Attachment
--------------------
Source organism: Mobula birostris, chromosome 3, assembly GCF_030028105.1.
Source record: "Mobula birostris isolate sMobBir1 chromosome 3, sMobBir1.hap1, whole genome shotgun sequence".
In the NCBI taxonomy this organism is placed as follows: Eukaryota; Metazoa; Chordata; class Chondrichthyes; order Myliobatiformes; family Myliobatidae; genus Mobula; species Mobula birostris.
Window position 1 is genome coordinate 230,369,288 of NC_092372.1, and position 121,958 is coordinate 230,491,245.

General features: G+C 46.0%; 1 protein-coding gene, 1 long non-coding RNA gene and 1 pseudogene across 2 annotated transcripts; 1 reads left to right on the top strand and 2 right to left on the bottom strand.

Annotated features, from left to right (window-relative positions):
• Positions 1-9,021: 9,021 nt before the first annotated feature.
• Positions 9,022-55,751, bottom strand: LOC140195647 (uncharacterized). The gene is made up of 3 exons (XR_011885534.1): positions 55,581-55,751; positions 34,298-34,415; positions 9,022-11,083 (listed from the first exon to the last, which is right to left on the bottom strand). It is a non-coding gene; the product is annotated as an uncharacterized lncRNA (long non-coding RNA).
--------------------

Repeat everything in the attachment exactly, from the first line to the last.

Source organism: Mobula birostris, chromosome 3, assembly GCF_030028105.1.
Source record: "Mobula birostris isolate sMobBir1 chromosome 3, sMobBir1.hap1, whole genome shotgun sequence".
In the NCBI taxonomy this organism is placed as follows: Eukaryota; Metazoa; Chordata; class Chondrichthyes; order Myliobatiformes; family Myliobatidae; genus Mobula; species Mobula birostris.
Window position 1 is genome coordinate 230,369,288 of NC_092372.1, and position 121,958 is coordinate 230,491,245.

General features: G+C 46.0%; 1 protein-coding gene, 1 long non-coding RNA gene and 1 pseudogene across 2 annotated transcripts; 1 reads left to right on the top strand and 2 right to left on the bottom strand.

Annotated features, from left to right (window-relative positions):
• Positions 1-9,021: 9,021 nt before the first annotated feature.
• Positions 9,022-55,751, bottom strand: LOC140195647 (uncharacterized). The gene is made up of 3 exons (XR_011885534.1): positions 55,581-55,751; positions 34,298-34,415; positions 9,022-11,083 (listed from the first exon to the last, which is right to left on the bottom strand). It is a non-coding gene; the product is annotated as an uncharacterized lncRNA (long non-coding RNA).